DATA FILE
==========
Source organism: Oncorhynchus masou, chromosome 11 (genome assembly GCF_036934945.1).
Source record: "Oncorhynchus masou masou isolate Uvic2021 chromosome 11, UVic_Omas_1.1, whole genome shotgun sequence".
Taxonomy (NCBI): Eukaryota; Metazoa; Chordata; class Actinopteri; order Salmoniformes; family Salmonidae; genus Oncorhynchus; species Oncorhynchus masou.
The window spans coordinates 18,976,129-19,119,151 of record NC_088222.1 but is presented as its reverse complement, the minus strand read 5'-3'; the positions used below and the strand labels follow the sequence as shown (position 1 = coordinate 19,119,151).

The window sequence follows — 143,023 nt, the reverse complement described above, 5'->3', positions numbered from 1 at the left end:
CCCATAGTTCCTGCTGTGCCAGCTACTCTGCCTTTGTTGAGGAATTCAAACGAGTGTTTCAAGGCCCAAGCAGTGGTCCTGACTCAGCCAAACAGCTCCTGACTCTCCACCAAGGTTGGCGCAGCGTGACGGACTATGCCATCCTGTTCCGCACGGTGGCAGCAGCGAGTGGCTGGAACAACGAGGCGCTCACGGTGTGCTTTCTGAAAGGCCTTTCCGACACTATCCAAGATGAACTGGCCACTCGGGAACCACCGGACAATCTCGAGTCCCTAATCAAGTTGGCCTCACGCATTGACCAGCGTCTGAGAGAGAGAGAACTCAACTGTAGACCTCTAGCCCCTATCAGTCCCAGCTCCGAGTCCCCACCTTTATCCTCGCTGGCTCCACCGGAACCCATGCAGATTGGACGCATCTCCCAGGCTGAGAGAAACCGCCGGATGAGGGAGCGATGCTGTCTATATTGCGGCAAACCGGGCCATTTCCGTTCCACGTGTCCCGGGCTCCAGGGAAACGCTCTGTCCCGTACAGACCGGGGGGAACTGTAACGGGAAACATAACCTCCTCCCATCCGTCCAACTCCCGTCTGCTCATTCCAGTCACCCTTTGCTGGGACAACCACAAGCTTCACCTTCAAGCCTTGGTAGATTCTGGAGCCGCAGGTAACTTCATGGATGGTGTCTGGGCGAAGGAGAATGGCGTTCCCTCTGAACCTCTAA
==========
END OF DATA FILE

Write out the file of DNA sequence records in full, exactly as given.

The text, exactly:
Source organism: Oncorhynchus masou, chromosome 11 (genome assembly GCF_036934945.1).
Source record: "Oncorhynchus masou masou isolate Uvic2021 chromosome 11, UVic_Omas_1.1, whole genome shotgun sequence".
Taxonomy (NCBI): Eukaryota; Metazoa; Chordata; class Actinopteri; order Salmoniformes; family Salmonidae; genus Oncorhynchus; species Oncorhynchus masou.
The window spans coordinates 18,976,129-19,119,151 of record NC_088222.1 but is presented as its reverse complement, the minus strand read 5'-3'; the positions used below and the strand labels follow the sequence as shown (position 1 = coordinate 19,119,151).

The window sequence follows — 143,023 nt, the reverse complement described above, 5'->3', positions numbered from 1 at the left end:
CCCATAGTTCCTGCTGTGCCAGCTACTCTGCCTTTGTTGAGGAATTCAAACGAGTGTTTCAAGGCCCAAGCAGTGGTCCTGACTCAGCCAAACAGCTCCTGACTCTCCACCAAGGTTGGCGCAGCGTGACGGACTATGCCATCCTGTTCCGCACGGTGGCAGCAGCGAGTGGCTGGAACAACGAGGCGCTCACGGTGTGCTTTCTGAAAGGCCTTTCCGACACTATCCAAGATGAACTGGCCACTCGGGAACCACCGGACAATCTCGAGTCCCTAATCAAGTTGGCCTCACGCATTGACCAGCGTCTGAGAGAGAGAGAACTCAACTGTAGACCTCTAGCCCCTATCAGTCCCAGCTCCGAGTCCCCACCTTTATCCTCGCTGGCTCCACCGGAACCCATGCAGATTGGACGCATCTCCCAGGCTGAGAGAAACCGCCGGATGAGGGAGCGATGCTGTCTATATTGCGGCAAACCGGGCCATTTCCGTTCCACGTGTCCCGGGCTCCAGGGAAACGCTCTGTCCCGTACAGACCGGGGGGAACTGTAACGGGAAACATAACCTCCTCCCATCCGTCCAACTCCCGTCTGCTCATTCCAGTCACCCTTTGCTGGGACAACCACAAGCTTCACCTTCAAGCCTTGGTAGATTCTGGAGCCGCAGGTAACTTCATGGATGGTGTCTGGGCGAAGGAGAATGGCGTTCCCTCTGAACCTCTAA